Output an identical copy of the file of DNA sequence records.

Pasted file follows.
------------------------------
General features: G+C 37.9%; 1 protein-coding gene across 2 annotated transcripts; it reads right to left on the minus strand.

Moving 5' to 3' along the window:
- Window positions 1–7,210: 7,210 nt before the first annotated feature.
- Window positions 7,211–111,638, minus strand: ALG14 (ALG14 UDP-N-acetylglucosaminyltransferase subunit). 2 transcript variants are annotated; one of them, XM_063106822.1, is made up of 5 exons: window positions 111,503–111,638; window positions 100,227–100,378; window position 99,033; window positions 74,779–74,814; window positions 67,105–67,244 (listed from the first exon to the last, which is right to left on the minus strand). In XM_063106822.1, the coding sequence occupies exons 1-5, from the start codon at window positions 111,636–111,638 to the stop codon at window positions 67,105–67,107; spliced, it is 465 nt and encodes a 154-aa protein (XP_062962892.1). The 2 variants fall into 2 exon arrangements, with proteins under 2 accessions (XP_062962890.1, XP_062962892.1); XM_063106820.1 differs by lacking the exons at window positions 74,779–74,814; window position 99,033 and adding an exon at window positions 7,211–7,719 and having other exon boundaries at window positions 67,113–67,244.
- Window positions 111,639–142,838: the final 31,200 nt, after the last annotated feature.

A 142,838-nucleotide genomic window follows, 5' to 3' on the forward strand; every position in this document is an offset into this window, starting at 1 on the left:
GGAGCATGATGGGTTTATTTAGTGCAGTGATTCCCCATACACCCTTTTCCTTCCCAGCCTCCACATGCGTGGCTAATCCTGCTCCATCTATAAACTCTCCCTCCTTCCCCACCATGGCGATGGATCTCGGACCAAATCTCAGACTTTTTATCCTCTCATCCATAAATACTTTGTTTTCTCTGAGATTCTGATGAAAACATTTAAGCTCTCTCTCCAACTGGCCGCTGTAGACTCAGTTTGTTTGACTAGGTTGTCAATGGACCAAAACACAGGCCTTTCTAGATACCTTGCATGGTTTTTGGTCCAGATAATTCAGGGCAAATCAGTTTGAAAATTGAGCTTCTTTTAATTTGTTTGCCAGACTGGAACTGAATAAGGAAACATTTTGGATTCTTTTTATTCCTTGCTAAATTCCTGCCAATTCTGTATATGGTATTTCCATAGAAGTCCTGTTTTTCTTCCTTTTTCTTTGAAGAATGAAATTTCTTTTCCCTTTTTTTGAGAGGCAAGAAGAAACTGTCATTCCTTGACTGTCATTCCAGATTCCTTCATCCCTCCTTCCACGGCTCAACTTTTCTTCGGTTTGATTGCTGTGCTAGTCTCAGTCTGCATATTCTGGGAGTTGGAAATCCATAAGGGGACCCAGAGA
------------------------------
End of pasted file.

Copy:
General features: G+C 37.9%; 1 protein-coding gene across 2 annotated transcripts; it reads right to left on the minus strand.

Moving 5' to 3' along the window:
- Window positions 1–7,210: 7,210 nt before the first annotated feature.
- Window positions 7,211–111,638, minus strand: ALG14 (ALG14 UDP-N-acetylglucosaminyltransferase subunit). 2 transcript variants are annotated; one of them, XM_063106822.1, is made up of 5 exons: window positions 111,503–111,638; window positions 100,227–100,378; window position 99,033; window positions 74,779–74,814; window positions 67,105–67,244 (listed from the first exon to the last, which is right to left on the minus strand). In XM_063106822.1, the coding sequence occupies exons 1-5, from the start codon at window positions 111,636–111,638 to the stop codon at window positions 67,105–67,107; spliced, it is 465 nt and encodes a 154-aa protein (XP_062962892.1). The 2 variants fall into 2 exon arrangements, with proteins under 2 accessions (XP_062962890.1, XP_062962892.1); XM_063106820.1 differs by lacking the exons at window positions 74,779–74,814; window position 99,033 and adding an exon at window positions 7,211–7,719 and having other exon boundaries at window positions 67,113–67,244.
- Window positions 111,639–142,838: the final 31,200 nt, after the last annotated feature.

A 142,838-nucleotide genomic window follows, 5' to 3' on the forward strand; every position in this document is an offset into this window, starting at 1 on the left:
GGAGCATGATGGGTTTATTTAGTGCAGTGATTCCCCATACACCCTTTTCCTTCCCAGCCTCCACATGCGTGGCTAATCCTGCTCCATCTATAAACTCTCCCTCCTTCCCCACCATGGCGATGGATCTCGGACCAAATCTCAGACTTTTTATCCTCTCATCCATAAATACTTTGTTTTCTCTGAGATTCTGATGAAAACATTTAAGCTCTCTCTCCAACTGGCCGCTGTAGACTCAGTTTGTTTGACTAGGTTGTCAATGGACCAAAACACAGGCCTTTCTAGATACCTTGCATGGTTTTTGGTCCAGATAATTCAGGGCAAATCAGTTTGAAAATTGAGCTTCTTTTAATTTGTTTGCCAGACTGGAACTGAATAAGGAAACATTTTGGATTCTTTTTATTCCTTGCTAAATTCCTGCCAATTCTGTATATGGTATTTCCATAGAAGTCCTGTTTTTCTTCCTTTTTCTTTGAAGAATGAAATTTCTTTTCCCTTTTTTTGAGAGGCAAGAAGAAACTGTCATTCCTTGACTGTCATTCCAGATTCCTTCATCCCTCCTTCCACGGCTCAACTTTTCTTCGGTTTGATTGCTGTGCTAGTCTCAGTCTGCATATTCTGGGAGTTGGAAATCCATAAGGGGACCCAGAGA